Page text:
The policing of fishing within United Kingdom fishery limits is carried out by the Fisheries Protection Squadron of the Royal Navy and off Scotland by fishery protection vessels of the Department of Agriculture and Fisheries for Scotland. Sea fisheries committees have a limited range of functions for inshore fishing off England and Wales. Outside our fishery limits, flag States enforce the conservation measures set by the North East Atlantic Fisheries Commission in respect of their own nationals. Monitoring and enforcement of United Kingdom quotas is carried out by the fisheries departments.
I acknowledge the hon. Gentleman's concern about enforcement. I accept that there is general concern in many areas about its effectiveness. The hon. Gentleman may remember the statement made by my right hon. Friend the Minister of State for Defence when he announced that five new offshore vessels are under construction and that arrangements are being made for additional air surveillance to protect fisheries and oil rigs. We are confident that these measures, together with existing measures, will be adequate for the future.
I think that the right hon. Gentleman will be aware that under the present arrangements the North East Atlantic Fisheries Commission requires that national Governments carry out their obligations to manage the quotas to which they have agreed. If we have a quota system, which is very important for conservation, enforcement is important. I take on board the right hon. Gentleman's concern about the matter and we shall bear in mind his suggestion in our review of the common fisheries policy.
Following that answer and the Question answered earlier by my right hon. Friend, how can we say that it will any longer be the responsibility of the national Government when the Conservative Party has already surrendered that to the common fisheries policy? Secondly, was my right hon. Friend correct in saying that there would be a 200-mile zone for Britain?
My right hon. Friend was correct in that, but with the assumption that somehow we should have greater control within that area for the benefit of our fishermen. That is not so, as I hope my hon. Friend agrees.
I acknowledge the difficulties of reviewing the common fisheries policy in the light of the situation that we inherited. With regard to my hon. Friend's second point, as my right hon. Friend said today—he has said it on many previous occasions—it is the Gov- ernment's view that we should proceed to a 200-mile zone, by agreement. But within that area we must ensure that there is access to a catch that is sufficient to maintain a viable fishing industry.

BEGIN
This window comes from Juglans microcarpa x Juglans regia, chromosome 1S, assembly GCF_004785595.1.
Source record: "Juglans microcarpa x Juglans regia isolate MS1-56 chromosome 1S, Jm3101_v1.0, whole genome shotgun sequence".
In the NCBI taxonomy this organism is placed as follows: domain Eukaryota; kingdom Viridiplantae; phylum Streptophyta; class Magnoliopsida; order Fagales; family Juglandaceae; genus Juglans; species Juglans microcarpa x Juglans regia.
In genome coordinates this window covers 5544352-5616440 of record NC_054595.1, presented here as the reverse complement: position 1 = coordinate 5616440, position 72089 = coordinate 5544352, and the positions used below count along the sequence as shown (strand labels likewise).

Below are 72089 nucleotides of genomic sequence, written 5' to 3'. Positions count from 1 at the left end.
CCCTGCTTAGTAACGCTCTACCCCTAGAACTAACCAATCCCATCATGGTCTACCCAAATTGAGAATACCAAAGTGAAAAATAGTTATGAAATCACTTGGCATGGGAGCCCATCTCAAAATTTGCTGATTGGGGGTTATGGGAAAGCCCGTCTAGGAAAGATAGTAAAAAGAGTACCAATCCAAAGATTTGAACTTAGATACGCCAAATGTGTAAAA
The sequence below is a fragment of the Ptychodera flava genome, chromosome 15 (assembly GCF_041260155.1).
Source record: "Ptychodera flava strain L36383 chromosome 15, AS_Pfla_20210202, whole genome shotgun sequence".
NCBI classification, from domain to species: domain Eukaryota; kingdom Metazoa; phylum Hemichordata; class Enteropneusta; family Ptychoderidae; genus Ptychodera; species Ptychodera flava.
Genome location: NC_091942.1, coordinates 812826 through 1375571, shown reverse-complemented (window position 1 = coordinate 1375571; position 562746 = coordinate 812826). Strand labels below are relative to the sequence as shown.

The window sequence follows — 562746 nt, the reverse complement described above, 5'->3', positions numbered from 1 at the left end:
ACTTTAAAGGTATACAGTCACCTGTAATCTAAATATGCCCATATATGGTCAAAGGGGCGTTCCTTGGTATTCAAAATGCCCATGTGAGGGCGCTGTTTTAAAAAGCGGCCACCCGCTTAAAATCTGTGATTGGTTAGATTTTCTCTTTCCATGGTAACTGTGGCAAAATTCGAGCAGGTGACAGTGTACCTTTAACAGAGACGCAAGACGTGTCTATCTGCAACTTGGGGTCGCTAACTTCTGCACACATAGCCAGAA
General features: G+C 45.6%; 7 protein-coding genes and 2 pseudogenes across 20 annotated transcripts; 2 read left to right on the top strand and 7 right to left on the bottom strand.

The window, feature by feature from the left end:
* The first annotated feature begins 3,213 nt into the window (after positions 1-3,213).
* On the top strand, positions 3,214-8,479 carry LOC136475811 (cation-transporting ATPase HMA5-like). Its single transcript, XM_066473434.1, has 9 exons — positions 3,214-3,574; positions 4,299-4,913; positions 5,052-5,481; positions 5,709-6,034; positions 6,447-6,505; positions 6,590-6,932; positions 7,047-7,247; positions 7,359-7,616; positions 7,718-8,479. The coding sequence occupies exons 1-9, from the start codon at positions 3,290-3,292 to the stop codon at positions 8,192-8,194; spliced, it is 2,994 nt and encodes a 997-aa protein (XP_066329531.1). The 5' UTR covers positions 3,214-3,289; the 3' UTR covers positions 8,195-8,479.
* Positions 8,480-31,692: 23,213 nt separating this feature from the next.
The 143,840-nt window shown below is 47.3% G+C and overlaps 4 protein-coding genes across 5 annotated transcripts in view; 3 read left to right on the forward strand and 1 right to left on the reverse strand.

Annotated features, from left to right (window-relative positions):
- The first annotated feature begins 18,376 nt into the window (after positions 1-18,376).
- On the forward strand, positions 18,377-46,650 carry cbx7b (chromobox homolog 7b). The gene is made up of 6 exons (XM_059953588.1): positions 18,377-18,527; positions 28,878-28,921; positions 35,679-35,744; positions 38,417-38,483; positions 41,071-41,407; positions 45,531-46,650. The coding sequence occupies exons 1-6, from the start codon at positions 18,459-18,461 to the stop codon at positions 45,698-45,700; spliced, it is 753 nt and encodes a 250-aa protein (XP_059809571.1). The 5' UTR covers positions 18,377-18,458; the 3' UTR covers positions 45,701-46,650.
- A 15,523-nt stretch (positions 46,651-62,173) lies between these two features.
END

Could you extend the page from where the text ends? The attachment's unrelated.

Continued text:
In any arrangements for sharing zones internationally, and for control of one's own waters, there are problems of enforcement. If he catches your eye, Mr. Speaker, the hon. Gentleman will be well advised to put some of these questions to my right hon. Friend the Minister of State for Foreign and Commonwealth Affairs, who, I understand, is to make a statement after Question Time.
Does the Minister accept that the only satisfactory form of policing will be by national countries looking after an adequately wide zone of their own waters? Does he also accept that, whether or not the Law of the Sea Conference officially decides on 200 miles, we are in a world of 200-mile limits? It is critically important, whatever the decision in New York, for the common fisheries policy to be renegotiated so that all the members of the Community know where they are.
I appreciate the right hon. Gentleman's concern about this matter. We made clear in the common fisheries policy review that enforcement is a matter not only of Community responsibility but of national responsibility. That is very important.